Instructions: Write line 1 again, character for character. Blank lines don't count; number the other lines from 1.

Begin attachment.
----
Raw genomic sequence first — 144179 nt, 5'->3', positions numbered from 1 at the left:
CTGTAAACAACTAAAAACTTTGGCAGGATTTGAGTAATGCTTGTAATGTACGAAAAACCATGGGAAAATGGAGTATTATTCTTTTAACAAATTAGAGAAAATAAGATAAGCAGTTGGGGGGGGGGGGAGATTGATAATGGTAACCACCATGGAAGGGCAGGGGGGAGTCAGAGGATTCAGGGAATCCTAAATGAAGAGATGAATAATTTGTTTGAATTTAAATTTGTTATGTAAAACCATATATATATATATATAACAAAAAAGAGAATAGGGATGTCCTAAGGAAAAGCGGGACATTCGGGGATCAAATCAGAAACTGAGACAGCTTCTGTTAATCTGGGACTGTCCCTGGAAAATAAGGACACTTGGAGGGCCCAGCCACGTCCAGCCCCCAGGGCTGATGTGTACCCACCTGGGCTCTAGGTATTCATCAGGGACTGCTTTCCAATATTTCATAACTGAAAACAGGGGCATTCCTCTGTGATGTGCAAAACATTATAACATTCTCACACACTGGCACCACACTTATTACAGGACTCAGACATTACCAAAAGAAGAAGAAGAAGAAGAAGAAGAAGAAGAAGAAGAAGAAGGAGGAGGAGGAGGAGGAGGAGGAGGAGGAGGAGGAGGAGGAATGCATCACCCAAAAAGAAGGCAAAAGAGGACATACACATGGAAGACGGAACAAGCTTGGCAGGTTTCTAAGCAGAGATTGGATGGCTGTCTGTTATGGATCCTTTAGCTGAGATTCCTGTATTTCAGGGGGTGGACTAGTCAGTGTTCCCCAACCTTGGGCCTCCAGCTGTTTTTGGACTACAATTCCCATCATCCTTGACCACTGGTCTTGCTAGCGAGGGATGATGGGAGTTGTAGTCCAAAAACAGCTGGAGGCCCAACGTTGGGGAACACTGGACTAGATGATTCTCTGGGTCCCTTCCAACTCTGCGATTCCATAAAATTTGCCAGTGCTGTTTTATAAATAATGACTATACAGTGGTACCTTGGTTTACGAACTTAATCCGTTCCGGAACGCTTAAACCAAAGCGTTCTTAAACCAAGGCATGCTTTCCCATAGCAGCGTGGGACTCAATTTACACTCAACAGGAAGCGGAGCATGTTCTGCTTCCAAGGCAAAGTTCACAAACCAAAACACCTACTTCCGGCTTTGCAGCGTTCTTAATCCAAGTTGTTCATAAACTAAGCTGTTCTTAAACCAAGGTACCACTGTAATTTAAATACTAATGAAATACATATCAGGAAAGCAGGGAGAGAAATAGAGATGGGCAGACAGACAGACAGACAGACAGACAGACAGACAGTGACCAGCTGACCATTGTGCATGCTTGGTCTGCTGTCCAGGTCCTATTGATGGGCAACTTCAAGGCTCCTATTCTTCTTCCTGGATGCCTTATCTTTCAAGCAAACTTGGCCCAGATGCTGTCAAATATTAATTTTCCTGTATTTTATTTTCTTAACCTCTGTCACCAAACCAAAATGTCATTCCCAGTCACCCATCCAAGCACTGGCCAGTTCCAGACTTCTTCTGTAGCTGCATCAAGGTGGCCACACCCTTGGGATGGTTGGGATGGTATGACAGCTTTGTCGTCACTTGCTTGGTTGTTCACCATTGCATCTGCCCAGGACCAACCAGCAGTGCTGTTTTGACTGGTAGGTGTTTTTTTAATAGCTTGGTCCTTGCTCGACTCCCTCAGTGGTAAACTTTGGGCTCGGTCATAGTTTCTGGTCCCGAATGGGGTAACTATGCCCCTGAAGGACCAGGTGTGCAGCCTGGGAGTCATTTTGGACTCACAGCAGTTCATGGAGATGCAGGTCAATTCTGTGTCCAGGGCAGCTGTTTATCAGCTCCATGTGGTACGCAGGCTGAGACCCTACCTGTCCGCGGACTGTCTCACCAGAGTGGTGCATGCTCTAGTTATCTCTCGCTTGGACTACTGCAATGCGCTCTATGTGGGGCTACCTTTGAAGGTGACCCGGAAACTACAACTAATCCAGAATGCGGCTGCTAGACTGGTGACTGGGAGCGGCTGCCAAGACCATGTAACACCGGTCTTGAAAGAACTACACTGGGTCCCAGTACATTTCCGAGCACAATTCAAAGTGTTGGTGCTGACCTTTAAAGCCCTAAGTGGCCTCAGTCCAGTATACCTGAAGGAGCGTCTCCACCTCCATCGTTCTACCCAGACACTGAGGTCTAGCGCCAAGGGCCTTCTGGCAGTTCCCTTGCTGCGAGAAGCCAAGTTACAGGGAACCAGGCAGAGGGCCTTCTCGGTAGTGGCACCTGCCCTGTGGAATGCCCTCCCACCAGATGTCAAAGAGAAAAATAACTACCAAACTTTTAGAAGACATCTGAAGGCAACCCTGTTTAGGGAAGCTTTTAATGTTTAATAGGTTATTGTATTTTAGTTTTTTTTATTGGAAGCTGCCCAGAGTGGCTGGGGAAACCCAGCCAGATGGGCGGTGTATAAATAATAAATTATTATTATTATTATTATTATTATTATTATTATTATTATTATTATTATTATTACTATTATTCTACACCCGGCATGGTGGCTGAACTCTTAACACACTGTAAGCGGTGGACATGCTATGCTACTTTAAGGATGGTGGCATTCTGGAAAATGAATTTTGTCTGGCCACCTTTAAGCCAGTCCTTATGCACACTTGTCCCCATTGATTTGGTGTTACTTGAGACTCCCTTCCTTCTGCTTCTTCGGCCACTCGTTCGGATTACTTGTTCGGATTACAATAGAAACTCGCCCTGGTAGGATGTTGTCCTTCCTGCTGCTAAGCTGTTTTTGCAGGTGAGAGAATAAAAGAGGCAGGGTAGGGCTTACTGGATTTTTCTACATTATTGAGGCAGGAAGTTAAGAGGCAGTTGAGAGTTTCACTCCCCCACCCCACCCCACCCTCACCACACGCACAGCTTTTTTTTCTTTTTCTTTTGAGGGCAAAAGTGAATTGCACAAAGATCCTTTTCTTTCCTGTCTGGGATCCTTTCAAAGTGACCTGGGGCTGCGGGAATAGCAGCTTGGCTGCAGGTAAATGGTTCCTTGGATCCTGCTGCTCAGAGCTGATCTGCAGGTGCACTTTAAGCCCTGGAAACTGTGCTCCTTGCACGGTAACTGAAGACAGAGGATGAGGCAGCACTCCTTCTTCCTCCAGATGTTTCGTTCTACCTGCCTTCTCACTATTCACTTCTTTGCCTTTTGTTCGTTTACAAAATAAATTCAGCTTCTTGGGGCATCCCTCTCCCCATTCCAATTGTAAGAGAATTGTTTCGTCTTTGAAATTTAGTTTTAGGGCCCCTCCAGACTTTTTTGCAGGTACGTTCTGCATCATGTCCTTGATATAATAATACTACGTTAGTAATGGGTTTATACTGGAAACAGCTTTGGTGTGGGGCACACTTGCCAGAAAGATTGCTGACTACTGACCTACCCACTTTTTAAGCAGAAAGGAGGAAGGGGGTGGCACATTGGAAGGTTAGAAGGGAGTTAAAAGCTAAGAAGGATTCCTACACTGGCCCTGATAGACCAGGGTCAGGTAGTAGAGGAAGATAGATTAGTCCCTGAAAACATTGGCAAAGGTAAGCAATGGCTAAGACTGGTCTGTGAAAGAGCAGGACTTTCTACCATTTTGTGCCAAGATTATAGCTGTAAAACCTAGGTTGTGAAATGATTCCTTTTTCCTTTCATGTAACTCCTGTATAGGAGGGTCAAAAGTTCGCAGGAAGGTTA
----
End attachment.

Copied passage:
Raw genomic sequence first — 144179 nt, 5'->3', positions numbered from 1 at the left: